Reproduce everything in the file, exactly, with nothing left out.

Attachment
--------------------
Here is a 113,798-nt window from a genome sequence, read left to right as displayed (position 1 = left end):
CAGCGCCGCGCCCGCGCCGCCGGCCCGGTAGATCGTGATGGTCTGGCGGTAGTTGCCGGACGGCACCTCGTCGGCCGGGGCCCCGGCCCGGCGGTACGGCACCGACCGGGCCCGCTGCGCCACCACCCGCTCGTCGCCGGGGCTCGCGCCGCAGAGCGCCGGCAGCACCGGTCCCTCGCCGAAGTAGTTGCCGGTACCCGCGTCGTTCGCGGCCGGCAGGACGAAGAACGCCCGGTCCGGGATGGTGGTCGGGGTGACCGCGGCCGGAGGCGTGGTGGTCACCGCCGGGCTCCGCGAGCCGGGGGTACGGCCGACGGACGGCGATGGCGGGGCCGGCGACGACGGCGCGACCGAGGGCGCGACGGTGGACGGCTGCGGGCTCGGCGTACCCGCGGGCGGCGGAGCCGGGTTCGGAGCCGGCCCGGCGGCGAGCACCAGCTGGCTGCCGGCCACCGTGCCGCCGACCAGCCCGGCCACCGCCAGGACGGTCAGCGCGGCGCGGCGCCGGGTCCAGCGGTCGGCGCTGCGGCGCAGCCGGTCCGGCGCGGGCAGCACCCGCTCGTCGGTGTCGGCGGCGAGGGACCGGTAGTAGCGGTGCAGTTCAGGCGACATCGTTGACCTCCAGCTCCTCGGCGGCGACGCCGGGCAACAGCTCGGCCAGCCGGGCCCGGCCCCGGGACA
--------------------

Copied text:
Here is a 113,798-nt window from a genome sequence, read left to right as displayed (position 1 = left end):
CAGCGCCGCGCCCGCGCCGCCGGCCCGGTAGATCGTGATGGTCTGGCGGTAGTTGCCGGACGGCACCTCGTCGGCCGGGGCCCCGGCCCGGCGGTACGGCACCGACCGGGCCCGCTGCGCCACCACCCGCTCGTCGCCGGGGCTCGCGCCGCAGAGCGCCGGCAGCACCGGTCCCTCGCCGAAGTAGTTGCCGGTACCCGCGTCGTTCGCGGCCGGCAGGACGAAGAACGCCCGGTCCGGGATGGTGGTCGGGGTGACCGCGGCCGGAGGCGTGGTGGTCACCGCCGGGCTCCGCGAGCCGGGGGTACGGCCGACGGACGGCGATGGCGGGGCCGGCGACGACGGCGCGACCGAGGGCGCGACGGTGGACGGCTGCGGGCTCGGCGTACCCGCGGGCGGCGGAGCCGGGTTCGGAGCCGGCCCGGCGGCGAGCACCAGCTGGCTGCCGGCCACCGTGCCGCCGACCAGCCCGGCCACCGCCAGGACGGTCAGCGCGGCGCGGCGCCGGGTCCAGCGGTCGGCGCTGCGGCGCAGCCGGTCCGGCGCGGGCAGCACCCGCTCGTCGGTGTCGGCGGCGAGGGACCGGTAGTAGCGGTGCAGTTCAGGCGACATCGTTGACCTCCAGCTCCTCGGCGGCGACGCCGGGCAACAGCTCGGCCAGCCGGGCCCGGCCCCGGGACA